While social media is one of the main tools of a content creator, focusing on just one or two platforms can be to a creator’s detriment. With over-moderation from major platforms censoring, suspending, and monetizing the accounts of users (particularly Black and/or LGBTQ+ creators), creators never know when they might lose access to their accounts. For example, some Black TikTok users have alleged that their accounts have been suspended after they received racist harassment and threats. Activist and writer Ijeoma Oluo says that her Facebook account was suspended after posting about racism. And a group of YouTubers reverse-engineered YouTube’s algorithm and discovered that YouTube was automatically flagging videos with the words “gay” or “lesbian” in the title. For Okland, this fear of losing access is a major reason why she builds her audience across multiple platforms and accounts. “[Suspension has] happened to me a number of times, and I can’t be in a position where just the suspension of one account ruins my entire career and source of income. It’s a really precarious position to be in,” she said.
But, while Okland has a large following on Twitter, she said that it is the hardest platform to make a living off of. While building an audience requires some consistency with the hope of eventual monetization, in reality, making money off Twitter is tough. “I get over 100 million impressions a month on each Twitter account, and I have gotten sponsored post offers on there maybe 3 times in the last four years,” she said. On a platform like Instagram, that level of engagement would mean a very comfortable lifestyle for a creator, but, according to Okland, “Sponsors just don’t feel as comfortable working with Twitter creators.” There are a couple of reasons why this may be the case. Twitter’s in-app support for creators is fairly new, meaning that sponsors are just now seeing creators’ ability to monetize their audience. This means up until now, businesses didn’t have the quantitative evidence that users could shift impressions into action.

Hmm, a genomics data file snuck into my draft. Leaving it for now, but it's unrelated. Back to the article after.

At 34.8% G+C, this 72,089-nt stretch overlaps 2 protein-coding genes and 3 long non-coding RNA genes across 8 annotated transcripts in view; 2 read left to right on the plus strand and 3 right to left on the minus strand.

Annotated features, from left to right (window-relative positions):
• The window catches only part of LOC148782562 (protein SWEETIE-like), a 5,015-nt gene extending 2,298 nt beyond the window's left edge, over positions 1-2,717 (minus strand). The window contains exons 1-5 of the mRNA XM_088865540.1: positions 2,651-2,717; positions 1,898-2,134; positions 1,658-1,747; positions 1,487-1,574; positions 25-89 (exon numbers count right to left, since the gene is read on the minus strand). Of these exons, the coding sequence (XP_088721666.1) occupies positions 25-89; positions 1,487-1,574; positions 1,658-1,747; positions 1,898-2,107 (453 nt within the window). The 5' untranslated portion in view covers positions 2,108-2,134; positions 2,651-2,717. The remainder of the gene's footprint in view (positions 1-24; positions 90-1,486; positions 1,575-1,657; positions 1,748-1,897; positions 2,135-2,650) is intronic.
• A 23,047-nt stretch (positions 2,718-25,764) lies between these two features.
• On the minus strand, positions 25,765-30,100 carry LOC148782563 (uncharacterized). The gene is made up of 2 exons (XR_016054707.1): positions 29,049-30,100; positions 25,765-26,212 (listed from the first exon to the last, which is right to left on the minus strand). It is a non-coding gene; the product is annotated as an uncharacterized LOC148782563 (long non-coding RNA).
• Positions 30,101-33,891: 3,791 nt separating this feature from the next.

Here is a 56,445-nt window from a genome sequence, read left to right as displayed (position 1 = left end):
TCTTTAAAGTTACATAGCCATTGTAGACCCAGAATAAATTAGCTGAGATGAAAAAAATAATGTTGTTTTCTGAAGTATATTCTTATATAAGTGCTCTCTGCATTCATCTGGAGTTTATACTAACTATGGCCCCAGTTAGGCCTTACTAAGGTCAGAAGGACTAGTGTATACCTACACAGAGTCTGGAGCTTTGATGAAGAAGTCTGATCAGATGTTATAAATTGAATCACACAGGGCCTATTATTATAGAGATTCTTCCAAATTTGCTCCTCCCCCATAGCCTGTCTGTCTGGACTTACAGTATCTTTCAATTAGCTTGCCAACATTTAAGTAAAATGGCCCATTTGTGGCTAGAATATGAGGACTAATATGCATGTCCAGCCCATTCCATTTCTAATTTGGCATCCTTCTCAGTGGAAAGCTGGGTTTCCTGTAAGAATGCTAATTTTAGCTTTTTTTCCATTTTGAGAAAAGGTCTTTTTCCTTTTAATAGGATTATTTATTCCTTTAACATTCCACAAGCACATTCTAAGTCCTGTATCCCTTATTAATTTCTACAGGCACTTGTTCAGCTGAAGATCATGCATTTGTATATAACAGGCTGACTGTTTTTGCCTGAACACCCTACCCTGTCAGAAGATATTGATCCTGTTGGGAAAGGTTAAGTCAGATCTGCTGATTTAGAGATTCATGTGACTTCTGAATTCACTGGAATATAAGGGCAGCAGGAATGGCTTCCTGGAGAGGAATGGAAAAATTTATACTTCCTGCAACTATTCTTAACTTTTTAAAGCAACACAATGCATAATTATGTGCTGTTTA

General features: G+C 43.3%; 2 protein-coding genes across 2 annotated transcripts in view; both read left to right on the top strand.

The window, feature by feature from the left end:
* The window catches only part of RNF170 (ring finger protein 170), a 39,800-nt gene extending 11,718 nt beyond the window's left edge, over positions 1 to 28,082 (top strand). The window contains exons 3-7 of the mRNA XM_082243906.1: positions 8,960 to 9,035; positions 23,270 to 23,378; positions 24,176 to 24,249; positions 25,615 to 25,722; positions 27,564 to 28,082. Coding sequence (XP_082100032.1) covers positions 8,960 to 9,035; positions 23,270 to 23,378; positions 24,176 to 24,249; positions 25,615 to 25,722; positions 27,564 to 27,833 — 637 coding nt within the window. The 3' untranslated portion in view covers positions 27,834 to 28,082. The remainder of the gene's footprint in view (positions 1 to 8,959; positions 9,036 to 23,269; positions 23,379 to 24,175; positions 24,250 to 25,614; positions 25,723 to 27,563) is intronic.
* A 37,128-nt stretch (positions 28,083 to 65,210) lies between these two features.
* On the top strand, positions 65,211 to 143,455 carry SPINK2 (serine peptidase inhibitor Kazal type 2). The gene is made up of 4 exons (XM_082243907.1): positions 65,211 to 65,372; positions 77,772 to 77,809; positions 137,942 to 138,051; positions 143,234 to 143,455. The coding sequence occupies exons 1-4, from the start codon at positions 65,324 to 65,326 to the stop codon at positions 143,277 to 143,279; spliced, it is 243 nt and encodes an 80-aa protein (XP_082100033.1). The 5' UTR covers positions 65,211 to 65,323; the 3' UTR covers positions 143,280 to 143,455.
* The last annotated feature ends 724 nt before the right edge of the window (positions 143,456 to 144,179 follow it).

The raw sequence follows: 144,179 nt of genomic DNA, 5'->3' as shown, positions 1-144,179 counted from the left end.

Out of all the platforms she uses, Okland credits TikTok as being the one that is easiest to monetize. And it makes sense. Even with its (many) faults, TikTok has made an effort to help creators monetize their content. In 2020, the Verge reported that TikTok launched a $200 million effort to pay creators for their efforts. That, coupled with a pretty low barrier to entry (TikTok doesn’t require the camera or editing skills that Instagram and YouTube do), can make it easier for creators to build an audience, and then monetize that audience.
But what does it even mean to monetize your social media career? While posting online is something we all do, to leverage a large audience and consistently put out content that people want to watch and like and share is a tough job. But for creators like Okland, it doesn’t always get the props it deserves. Even with an audience on social media that reaches millions of people daily, Okland’s career as an entrepreneur and businesswoman is still ridiculed. “Under any post about what I do, there’s bound to be a few ‘get a real job’ comments. Women get that especially often, based on what I’ve seen in the comments of my other online friends,” she said.
At the end of the day, though, those critics aren’t stopping her. She built up her career by interacting with her friends on the internet, and she is now able to continue to build an audience by speaking about things that people relate to, particularly with She Rates Dogs. While what she does is her career, Okland said she thinks the best way for creators to use their platform is to “interact with people who support you when you can, have fun with the people who get mad at you, and let your content grow as you do.”